Nothing beats an old-fashioned letter, except a modern one. Building on your social media presence and your customer retention strategy, create an email list to share information with people who are interested in your brand. Invite people to sign up for a monthly newsletter and share regular product news with them. Use the power of the pen—or keyboard—to remind people what you have to offer.
Up to 87% of customers do online research before they ever walk into a store, which means your website needs to be a core pillar of your furniture marketing strategy. As a furniture seller, you’re in the business of making beautiful things. Use your website to show off your design savvy. Here are some points to consider:
Make your products look their best. Give your furniture the rockstar treatment with a high-quality images that will inspire your visitors. Showcase pieces, rooms, or decor themes. Make your website a place that customers come for ideas, even if they are not (yet) looking to buy.
Once you have a customer’s interest, you want to keep it. Make sure your website is easy for customers to navigate, whether they want to browse for design inspiration, admire specific products, place an online order, or get directions to a local retail outlet. This includes making sure that your load times are quick—nothing turns a potential customer away faster than slow service!
In our always-connected world, customers surf the web everywhere, including on the google. Make sure that your web design is comfortable to use in all formats, including traditional web browsers, tablets, and smartphones.
When people decorate their homes, they are looking for fresh ideas—you don’t want your website to feel stale or dated. Even if your brand is more traditional, a refresh will show customers that your business is modern and relevant. Your content shouldn’t be static, either. Just as interior design moods change, so too should your website. Show off new products or feature current products in different ways.
Build a strong brand identity that makes your furniture—and the spaces they create—easy to remember. To really make a stand-out impression, use 3D, augmented reality, and virtual reality tools to help prospective customers get up close and personal with your products. Nothing makes a connection better than seeing how a sleek new table would look in your own dining room.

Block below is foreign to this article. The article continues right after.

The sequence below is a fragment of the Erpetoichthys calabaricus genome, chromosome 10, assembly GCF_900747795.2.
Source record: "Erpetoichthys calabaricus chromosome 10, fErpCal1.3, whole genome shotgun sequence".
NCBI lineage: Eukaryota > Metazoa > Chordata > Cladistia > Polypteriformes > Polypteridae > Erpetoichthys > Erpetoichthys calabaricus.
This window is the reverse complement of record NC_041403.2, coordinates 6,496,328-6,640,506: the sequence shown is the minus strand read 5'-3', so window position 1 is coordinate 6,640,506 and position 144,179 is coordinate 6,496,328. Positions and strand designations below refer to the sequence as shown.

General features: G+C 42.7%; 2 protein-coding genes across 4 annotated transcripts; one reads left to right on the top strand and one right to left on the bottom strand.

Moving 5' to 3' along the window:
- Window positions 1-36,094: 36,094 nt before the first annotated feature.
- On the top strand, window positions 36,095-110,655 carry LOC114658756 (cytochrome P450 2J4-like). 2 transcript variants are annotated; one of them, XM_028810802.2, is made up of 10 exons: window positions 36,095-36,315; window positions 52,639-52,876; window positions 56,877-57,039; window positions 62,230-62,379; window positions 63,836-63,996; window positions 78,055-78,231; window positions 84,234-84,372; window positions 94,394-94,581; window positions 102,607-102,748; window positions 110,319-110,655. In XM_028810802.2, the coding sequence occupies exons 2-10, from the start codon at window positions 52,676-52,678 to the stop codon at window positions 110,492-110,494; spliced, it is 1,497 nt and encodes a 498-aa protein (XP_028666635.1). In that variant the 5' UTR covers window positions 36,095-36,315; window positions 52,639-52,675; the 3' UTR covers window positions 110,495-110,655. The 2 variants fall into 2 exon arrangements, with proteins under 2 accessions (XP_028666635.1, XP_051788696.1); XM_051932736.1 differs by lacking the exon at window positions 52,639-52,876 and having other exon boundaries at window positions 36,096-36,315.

You know who your customers are and you have selected the best ways to showcase your products. How do you translate that into increased furniture sales? Here are some additional sales tips to help your close more deals.
Use social platforms to promote your sales and discounts as well as tell your customers about any special payment options you offer. Don’t have any? Look for ways to make it easy for potential customers to buy from you instead of from someone else. Incentives like convenient lay-away plans, generous return policies, or special discounts (wouldn’t that sofa look better with those end tables?) could be a deal broker instead of a deal breaker.
Make sure that your sales and showroom staff are comfortable talking about your incentives and empower them to share the information with customers.
Research shows that retaining the customers you have costs less, and generates more profits, than acquiring new ones. Once a customer has purchased from you, give them a reason to continue engaging with you.
Leverage your social media platforms. Invite customers to participate in surveys or to share their favorite photos showcasing your products in their homes. Consider offering personalized discounts or promotional offers as a perk of being connected to your brand.
And for a few more tips on growing your online revenue, check out our infographic full of tactics that any business owner or marketer can put into place right away to improve their furniture marketing strategy as well as their sales.
Websites, social media, email lists—all promoting dozens or even hundreds of products and variants across multiple product lines. That’s a lot of information to collect, store, and distribute. The best way to manage all that data while still having time to manage your business is to adopt a database management system.